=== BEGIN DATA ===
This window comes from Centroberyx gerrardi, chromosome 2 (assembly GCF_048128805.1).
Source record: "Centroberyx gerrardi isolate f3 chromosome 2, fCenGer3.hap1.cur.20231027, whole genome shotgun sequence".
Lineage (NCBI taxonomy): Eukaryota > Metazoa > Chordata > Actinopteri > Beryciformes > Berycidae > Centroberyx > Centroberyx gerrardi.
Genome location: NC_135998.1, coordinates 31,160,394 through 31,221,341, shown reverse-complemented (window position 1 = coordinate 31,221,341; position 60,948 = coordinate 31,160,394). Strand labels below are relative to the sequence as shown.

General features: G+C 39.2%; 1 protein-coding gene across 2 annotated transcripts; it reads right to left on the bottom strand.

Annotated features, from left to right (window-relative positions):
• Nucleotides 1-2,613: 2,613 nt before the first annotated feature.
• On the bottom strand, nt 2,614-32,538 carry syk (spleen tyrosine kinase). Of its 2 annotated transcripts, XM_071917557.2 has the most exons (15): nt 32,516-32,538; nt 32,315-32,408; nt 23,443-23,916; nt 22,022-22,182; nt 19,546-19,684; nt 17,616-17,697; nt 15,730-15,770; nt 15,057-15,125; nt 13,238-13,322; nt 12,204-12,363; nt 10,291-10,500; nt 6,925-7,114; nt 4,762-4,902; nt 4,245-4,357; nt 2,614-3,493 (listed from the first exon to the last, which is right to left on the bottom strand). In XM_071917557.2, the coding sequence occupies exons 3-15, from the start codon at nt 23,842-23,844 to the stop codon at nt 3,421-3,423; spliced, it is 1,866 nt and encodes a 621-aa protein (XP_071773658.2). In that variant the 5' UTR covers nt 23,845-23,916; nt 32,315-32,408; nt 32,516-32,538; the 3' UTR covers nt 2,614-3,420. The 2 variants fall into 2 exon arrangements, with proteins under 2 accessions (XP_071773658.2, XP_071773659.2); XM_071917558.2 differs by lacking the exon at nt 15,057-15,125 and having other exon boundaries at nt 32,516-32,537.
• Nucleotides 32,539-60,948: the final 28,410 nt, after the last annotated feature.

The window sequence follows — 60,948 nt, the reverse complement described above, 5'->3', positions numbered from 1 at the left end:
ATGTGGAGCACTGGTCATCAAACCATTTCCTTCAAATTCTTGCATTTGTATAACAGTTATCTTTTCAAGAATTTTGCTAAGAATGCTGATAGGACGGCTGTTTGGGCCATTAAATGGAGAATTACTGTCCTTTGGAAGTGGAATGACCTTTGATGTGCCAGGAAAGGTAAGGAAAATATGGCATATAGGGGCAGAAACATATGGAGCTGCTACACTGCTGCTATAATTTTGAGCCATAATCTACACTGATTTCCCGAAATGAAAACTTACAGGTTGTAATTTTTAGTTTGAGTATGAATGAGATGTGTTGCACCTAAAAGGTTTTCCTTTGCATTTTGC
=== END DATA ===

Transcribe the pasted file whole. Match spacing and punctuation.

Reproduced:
This window comes from Centroberyx gerrardi, chromosome 2 (assembly GCF_048128805.1).
Source record: "Centroberyx gerrardi isolate f3 chromosome 2, fCenGer3.hap1.cur.20231027, whole genome shotgun sequence".
Lineage (NCBI taxonomy): Eukaryota > Metazoa > Chordata > Actinopteri > Beryciformes > Berycidae > Centroberyx > Centroberyx gerrardi.
Genome location: NC_135998.1, coordinates 31,160,394 through 31,221,341, shown reverse-complemented (window position 1 = coordinate 31,221,341; position 60,948 = coordinate 31,160,394). Strand labels below are relative to the sequence as shown.

General features: G+C 39.2%; 1 protein-coding gene across 2 annotated transcripts; it reads right to left on the bottom strand.

Annotated features, from left to right (window-relative positions):
• Nucleotides 1-2,613: 2,613 nt before the first annotated feature.
• On the bottom strand, nt 2,614-32,538 carry syk (spleen tyrosine kinase). Of its 2 annotated transcripts, XM_071917557.2 has the most exons (15): nt 32,516-32,538; nt 32,315-32,408; nt 23,443-23,916; nt 22,022-22,182; nt 19,546-19,684; nt 17,616-17,697; nt 15,730-15,770; nt 15,057-15,125; nt 13,238-13,322; nt 12,204-12,363; nt 10,291-10,500; nt 6,925-7,114; nt 4,762-4,902; nt 4,245-4,357; nt 2,614-3,493 (listed from the first exon to the last, which is right to left on the bottom strand). In XM_071917557.2, the coding sequence occupies exons 3-15, from the start codon at nt 23,842-23,844 to the stop codon at nt 3,421-3,423; spliced, it is 1,866 nt and encodes a 621-aa protein (XP_071773658.2). In that variant the 5' UTR covers nt 23,845-23,916; nt 32,315-32,408; nt 32,516-32,538; the 3' UTR covers nt 2,614-3,420. The 2 variants fall into 2 exon arrangements, with proteins under 2 accessions (XP_071773658.2, XP_071773659.2); XM_071917558.2 differs by lacking the exon at nt 15,057-15,125 and having other exon boundaries at nt 32,516-32,537.
• Nucleotides 32,539-60,948: the final 28,410 nt, after the last annotated feature.

The window sequence follows — 60,948 nt, the reverse complement described above, 5'->3', positions numbered from 1 at the left end:
ATGTGGAGCACTGGTCATCAAACCATTTCCTTCAAATTCTTGCATTTGTATAACAGTTATCTTTTCAAGAATTTTGCTAAGAATGCTGATAGGACGGCTGTTTGGGCCATTAAATGGAGAATTACTGTCCTTTGGAAGTGGAATGACCTTTGATGTGCCAGGAAAGGTAAGGAAAATATGGCATATAGGGGCAGAAACATATGGAGCTGCTACACTGCTGCTATAATTTTGAGCCATAATCTACACTGATTTCCCGAAATGAAAACTTACAGGTTGTAATTTTTAGTTTGAGTATGAATGAGATGTGTTGCACCTAAAAGGTTTTCCTTTGCATTTTGC